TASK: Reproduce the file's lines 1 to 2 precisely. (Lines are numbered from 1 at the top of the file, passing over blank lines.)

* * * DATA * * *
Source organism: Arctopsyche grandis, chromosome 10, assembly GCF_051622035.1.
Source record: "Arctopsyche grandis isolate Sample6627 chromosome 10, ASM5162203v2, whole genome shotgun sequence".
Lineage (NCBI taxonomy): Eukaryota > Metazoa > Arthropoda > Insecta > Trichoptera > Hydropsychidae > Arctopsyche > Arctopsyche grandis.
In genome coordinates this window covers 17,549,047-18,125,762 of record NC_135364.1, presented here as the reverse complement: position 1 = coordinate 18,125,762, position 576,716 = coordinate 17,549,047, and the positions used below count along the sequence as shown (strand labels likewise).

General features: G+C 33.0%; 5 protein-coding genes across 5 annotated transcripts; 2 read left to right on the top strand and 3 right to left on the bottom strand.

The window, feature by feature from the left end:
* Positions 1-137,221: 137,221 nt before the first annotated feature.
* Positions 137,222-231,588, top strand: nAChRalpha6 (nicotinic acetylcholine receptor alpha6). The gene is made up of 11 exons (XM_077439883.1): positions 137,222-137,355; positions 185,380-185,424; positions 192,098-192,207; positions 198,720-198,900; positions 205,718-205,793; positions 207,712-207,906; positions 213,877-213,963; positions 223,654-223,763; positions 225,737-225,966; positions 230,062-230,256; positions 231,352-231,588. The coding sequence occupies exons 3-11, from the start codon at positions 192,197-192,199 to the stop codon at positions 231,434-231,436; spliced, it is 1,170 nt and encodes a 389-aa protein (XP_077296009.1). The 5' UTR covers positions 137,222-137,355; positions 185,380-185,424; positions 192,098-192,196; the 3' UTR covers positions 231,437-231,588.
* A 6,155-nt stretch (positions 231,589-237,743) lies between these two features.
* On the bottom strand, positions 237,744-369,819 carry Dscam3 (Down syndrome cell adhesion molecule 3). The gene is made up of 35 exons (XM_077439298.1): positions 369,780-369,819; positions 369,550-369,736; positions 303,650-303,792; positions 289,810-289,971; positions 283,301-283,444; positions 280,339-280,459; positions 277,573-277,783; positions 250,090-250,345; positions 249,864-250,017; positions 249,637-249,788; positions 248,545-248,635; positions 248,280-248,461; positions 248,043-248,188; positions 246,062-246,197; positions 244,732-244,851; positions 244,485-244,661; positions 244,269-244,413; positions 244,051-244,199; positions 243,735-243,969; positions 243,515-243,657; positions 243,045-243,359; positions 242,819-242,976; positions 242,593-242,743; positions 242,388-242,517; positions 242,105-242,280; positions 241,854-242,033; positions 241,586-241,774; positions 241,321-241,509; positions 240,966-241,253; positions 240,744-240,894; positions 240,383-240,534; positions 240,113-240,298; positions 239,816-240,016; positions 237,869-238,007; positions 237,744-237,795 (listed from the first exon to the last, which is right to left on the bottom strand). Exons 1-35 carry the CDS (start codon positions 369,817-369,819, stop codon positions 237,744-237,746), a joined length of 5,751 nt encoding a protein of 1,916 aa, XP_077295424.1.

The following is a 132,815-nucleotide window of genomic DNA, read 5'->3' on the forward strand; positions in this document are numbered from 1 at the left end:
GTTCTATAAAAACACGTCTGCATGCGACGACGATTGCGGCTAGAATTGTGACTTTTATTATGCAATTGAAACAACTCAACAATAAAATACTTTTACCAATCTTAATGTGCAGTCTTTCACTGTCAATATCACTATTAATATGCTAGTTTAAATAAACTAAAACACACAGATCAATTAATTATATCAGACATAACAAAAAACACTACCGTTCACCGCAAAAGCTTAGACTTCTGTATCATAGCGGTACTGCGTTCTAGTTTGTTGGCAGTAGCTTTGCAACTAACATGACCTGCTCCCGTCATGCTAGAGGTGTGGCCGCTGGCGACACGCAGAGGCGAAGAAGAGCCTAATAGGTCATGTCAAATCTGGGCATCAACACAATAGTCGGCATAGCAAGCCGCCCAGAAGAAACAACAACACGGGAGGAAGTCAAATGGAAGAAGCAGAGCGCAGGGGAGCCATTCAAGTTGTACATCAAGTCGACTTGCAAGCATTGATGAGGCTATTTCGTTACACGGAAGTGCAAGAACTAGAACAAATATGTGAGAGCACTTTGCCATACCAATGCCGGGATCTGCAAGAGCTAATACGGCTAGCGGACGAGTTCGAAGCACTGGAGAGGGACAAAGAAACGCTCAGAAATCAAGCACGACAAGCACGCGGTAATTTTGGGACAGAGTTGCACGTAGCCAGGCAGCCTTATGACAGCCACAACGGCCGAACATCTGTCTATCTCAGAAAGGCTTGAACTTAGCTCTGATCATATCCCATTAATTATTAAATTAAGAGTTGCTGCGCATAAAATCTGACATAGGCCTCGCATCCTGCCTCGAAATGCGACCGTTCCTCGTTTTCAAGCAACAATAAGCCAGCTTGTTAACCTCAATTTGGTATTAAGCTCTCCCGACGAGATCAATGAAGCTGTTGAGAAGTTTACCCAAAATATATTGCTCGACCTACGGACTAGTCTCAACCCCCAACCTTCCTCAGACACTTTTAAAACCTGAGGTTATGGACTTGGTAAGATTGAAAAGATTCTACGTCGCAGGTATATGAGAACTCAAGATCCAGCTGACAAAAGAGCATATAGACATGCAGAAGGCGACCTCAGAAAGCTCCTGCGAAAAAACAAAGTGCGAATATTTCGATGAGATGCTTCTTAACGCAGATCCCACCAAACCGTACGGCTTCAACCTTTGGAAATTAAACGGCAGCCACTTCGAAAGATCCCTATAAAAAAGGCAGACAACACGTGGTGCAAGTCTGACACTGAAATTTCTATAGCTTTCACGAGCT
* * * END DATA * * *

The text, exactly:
Source organism: Arctopsyche grandis, chromosome 10, assembly GCF_051622035.1.
Source record: "Arctopsyche grandis isolate Sample6627 chromosome 10, ASM5162203v2, whole genome shotgun sequence".